Going back to the linked video I got nearly to the end (about 17:13) and they touched the nerve of charging infrastructure. The witnesses identified the problems of manufacture where being handled by the car manufacturers as well as they could be. Some have been innovative in their marketing (mentioning no names):D whilst others had just tried the same approach as with existing cars (also mentioning no names):rolleyes: with much less success. No Sweeties for guessing which was which:(.

Infrastructure however was suffering from the fact that those who were early into the market had laid out money for hardware and had no revenue stream at present. I guess we can all imagine that there is no revenue stream for most charge providers but I wonder who has really forked out for their hardware. Sorry children but I'm not awarding any sweeties for such an easy quiz:(.

Finally they mentioned that the difficulty is that with free parking and free charging it has been difficult for a commercial model to be accepted. We need to be weaned off the freebies. It almost sounded as though he was saying that the lack of viable infrastructure was down to us, the users.:mad: Now children, if you have too many sweets now you can only look forward to trips to the dentist and weight loss surgery in middle age.

BUT. (yes capital letters required). It was compared to the overnight shut off of incentives for LPG just as it was on the verge of major take-up. What was needed was a tapered reduction.

In answer to how incentives could be paid for especially in the light of a drop in VED from ULEVs being sold in larger numbers. (Funny I always thought the taxes went into a big bucket and were not earmarked for motorists). The response was that the adoption of EV's would be more than justified by the health improvements in our inner cities due to deaths and illnesses arising from particulates.

So the evidence ended with two large helpings of common sense. Hope somebody listens. Can I have some more please...
 

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It almost sounded as though he was saying that the lack of viable infrastructure was down to us, the users.
That's not quite fair. I believe the point was that it is difficult to build a viable business in an environment where users have been accustomed to getting something for free.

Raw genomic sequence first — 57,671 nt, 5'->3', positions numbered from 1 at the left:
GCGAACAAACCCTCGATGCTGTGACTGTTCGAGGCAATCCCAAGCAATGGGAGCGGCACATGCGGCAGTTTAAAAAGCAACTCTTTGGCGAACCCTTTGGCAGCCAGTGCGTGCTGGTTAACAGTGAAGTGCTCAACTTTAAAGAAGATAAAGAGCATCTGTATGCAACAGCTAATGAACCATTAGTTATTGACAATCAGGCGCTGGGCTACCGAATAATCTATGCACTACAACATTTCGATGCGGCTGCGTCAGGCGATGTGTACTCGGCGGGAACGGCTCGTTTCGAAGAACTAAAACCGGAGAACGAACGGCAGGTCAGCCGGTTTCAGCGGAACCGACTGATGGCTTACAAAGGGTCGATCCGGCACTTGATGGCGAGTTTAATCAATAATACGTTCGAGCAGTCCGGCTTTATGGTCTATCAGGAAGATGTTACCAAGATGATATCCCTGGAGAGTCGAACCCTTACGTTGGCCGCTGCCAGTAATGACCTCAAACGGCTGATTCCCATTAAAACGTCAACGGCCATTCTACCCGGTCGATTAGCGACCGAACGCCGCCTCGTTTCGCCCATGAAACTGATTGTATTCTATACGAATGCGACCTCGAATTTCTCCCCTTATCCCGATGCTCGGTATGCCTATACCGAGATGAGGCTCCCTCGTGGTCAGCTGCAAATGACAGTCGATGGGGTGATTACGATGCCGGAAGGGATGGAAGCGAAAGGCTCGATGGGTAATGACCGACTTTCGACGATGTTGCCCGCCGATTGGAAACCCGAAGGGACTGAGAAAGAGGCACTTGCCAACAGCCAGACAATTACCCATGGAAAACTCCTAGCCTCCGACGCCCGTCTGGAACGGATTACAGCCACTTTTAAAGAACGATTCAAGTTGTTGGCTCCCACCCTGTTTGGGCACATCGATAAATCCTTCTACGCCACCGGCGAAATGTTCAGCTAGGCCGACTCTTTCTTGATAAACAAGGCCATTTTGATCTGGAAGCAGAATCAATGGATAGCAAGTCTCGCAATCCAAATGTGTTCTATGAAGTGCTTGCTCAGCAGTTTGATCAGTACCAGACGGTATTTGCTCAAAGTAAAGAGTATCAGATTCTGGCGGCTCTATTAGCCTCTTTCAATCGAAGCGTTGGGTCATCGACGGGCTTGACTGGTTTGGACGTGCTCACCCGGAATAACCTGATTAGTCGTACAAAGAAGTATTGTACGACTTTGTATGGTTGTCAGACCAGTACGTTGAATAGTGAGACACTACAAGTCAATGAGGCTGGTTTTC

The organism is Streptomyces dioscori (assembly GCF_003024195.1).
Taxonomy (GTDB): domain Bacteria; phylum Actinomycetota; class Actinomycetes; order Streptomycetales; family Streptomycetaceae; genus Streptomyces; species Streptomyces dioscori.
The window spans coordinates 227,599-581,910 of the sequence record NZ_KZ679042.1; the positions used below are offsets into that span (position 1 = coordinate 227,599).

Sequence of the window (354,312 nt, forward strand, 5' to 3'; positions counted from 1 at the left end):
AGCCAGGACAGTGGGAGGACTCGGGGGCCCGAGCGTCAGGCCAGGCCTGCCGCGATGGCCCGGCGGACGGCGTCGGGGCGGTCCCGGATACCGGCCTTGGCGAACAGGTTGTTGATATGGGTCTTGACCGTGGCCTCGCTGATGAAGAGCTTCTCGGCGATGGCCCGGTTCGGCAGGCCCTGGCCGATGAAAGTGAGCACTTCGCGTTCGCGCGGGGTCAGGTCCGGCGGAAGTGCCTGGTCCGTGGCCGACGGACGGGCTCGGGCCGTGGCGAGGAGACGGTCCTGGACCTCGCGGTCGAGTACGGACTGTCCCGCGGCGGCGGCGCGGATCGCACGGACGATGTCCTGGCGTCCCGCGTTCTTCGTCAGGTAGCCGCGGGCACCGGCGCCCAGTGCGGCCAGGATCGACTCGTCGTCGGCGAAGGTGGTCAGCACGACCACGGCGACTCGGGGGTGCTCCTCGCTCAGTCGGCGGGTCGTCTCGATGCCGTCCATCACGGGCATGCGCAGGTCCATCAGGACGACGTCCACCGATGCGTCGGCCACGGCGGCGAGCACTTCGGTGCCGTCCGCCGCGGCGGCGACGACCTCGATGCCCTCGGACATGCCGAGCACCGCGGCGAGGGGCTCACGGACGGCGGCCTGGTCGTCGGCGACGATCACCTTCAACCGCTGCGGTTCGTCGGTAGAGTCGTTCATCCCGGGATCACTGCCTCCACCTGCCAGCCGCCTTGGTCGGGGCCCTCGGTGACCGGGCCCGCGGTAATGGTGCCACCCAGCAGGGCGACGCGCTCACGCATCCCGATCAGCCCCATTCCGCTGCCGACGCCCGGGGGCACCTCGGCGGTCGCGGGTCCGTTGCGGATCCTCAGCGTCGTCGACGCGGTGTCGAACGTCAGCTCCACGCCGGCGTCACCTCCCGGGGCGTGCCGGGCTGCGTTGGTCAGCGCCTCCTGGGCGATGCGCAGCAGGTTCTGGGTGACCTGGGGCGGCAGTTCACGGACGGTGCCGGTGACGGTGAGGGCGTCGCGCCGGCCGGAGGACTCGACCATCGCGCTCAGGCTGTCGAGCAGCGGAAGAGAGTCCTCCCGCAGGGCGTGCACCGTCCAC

It's a point I agree with. If users had become accustomed to paying for charging earlier then it would be easier to attract investment for the deployment of chargers and we would most likely have better networks to show for it.

The other interesting point is how worthless all the data on usage patterns is because of cross-incentives like free parking. Nobody really knows if drivers were attracted by the charging infrastructure or just the ability to park somewhere handy for free. So in effect we've learnt very little from the free incentives as to what is really needed to encourage take-up.
 

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That's not quite fair. I believe the point was that it is difficult to build a viable business in an environment where users have been accustomed to getting something for free.

It's a point I agree with. If users had become accustomed to paying for charging earlier then it would be easier to attract investment for the deployment of chargers and we would most likely have better networks to show for it.

The other interesting point is how worthless all the data on usage patterns is because of cross-incentives like free parking. Nobody really knows if drivers were attracted by the charging infrastructure or just the ability to park somewhere handy for free. So in effect we've learnt very little from the free incentives as to what is really needed to encourage take-up.
Except of course for the large price premium vs equivalent Ice car that early adopters have paid to EVs/PHEVs. Depite the the so called "freebies" and recent increases the take-up of EVs and PHEVs has been woefully low due to this price premium. It's only when this premium disappears (or even reverses) will take-up accelerate to significant levels.

Having no incentives and high prices would have killed EVs/PHEVs from before they could really get established and they are still not at a level where incentives (including subsidised charging) can be removed.

There is no commercial charging model that makes sense until EVs are at mutiples of current volumes so if EVs are deemed the way forward they will need to continue to rely on subsidised infrastructure for the forseable future i.e. the next 10 years.

Given the support and subsidies enjoyed by the fossil fuel industry this only helps level the playing field.
 

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That's not quite fair.
I agree. That's why I said "it almost sounded as though..". First time I heard it I was taken aback and thought the worst. On the second time through it was clear he was moving towards the business argument. There may be one or two who hear it the first time and don't give it a second chance. Also why I used BUT in capitals to start the next sentence.